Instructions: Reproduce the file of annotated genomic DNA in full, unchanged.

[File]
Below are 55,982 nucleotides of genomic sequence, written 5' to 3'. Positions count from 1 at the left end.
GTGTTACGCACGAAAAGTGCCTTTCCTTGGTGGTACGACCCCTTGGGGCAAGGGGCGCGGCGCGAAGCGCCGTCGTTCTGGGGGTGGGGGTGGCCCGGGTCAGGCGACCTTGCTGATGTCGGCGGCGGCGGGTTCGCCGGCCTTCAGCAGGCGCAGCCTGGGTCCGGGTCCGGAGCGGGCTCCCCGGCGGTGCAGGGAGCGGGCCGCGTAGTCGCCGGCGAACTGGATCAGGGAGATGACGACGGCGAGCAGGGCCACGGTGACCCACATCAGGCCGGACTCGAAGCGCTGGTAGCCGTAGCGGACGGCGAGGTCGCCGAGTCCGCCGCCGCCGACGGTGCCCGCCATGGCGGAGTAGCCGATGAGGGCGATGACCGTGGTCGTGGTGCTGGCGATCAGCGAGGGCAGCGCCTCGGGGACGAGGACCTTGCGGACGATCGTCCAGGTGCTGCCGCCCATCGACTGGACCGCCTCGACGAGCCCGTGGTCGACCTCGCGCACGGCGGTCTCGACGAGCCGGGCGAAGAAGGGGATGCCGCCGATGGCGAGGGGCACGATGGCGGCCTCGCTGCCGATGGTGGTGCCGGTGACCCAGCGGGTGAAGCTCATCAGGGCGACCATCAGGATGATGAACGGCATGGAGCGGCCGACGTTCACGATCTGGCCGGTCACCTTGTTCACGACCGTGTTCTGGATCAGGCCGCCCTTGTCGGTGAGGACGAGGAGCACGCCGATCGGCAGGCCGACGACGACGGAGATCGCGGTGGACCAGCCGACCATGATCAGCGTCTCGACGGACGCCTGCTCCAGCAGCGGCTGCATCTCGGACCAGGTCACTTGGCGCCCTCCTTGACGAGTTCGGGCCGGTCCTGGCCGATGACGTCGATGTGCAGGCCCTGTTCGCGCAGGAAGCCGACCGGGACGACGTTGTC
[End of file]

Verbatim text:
Below are 55,982 nucleotides of genomic sequence, written 5' to 3'. Positions count from 1 at the left end.
GTGTTACGCACGAAAAGTGCCTTTCCTTGGTGGTACGACCCCTTGGGGCAAGGGGCGCGGCGCGAAGCGCCGTCGTTCTGGGGGTGGGGGTGGCCCGGGTCAGGCGACCTTGCTGATGTCGGCGGCGGCGGGTTCGCCGGCCTTCAGCAGGCGCAGCCTGGGTCCGGGTCCGGAGCGGGCTCCCCGGCGGTGCAGGGAGCGGGCCGCGTAGTCGCCGGCGAACTGGATCAGGGAGATGACGACGGCGAGCAGGGCCACGGTGACCCACATCAGGCCGGACTCGAAGCGCTGGTAGCCGTAGCGGACGGCGAGGTCGCCGAGTCCGCCGCCGCCGACGGTGCCCGCCATGGCGGAGTAGCCGATGAGGGCGATGACCGTGGTCGTGGTGCTGGCGATCAGCGAGGGCAGCGCCTCGGGGACGAGGACCTTGCGGACGATCGTCCAGGTGCTGCCGCCCATCGACTGGACCGCCTCGACGAGCCCGTGGTCGACCTCGCGCACGGCGGTCTCGACGAGCCGGGCGAAGAAGGGGATGCCGCCGATGGCGAGGGGCACGATGGCGGCCTCGCTGCCGATGGTGGTGCCGGTGACCCAGCGGGTGAAGCTCATCAGGGCGACCATCAGGATGATGAACGGCATGGAGCGGCCGACGTTCACGATCTGGCCGGTCACCTTGTTCACGACCGTGTTCTGGATCAGGCCGCCCTTGTCGGTGAGGACGAGGAGCACGCCGATCGGCAGGCCGACGACGACGGAGATCGCGGTGGACCAGCCGACCATGATCAGCGTCTCGACGGACGCCTGCTCCAGCAGCGGCTGCATCTCGGACCAGGTCACTTGGCGCCCTCCTTGACGAGTTCGGGCCGGTCCTGGCCGATGACGTCGATGTGCAGGCCCTGTTCGCGCAGGAAGCCGACCGGGACGACGTTGTC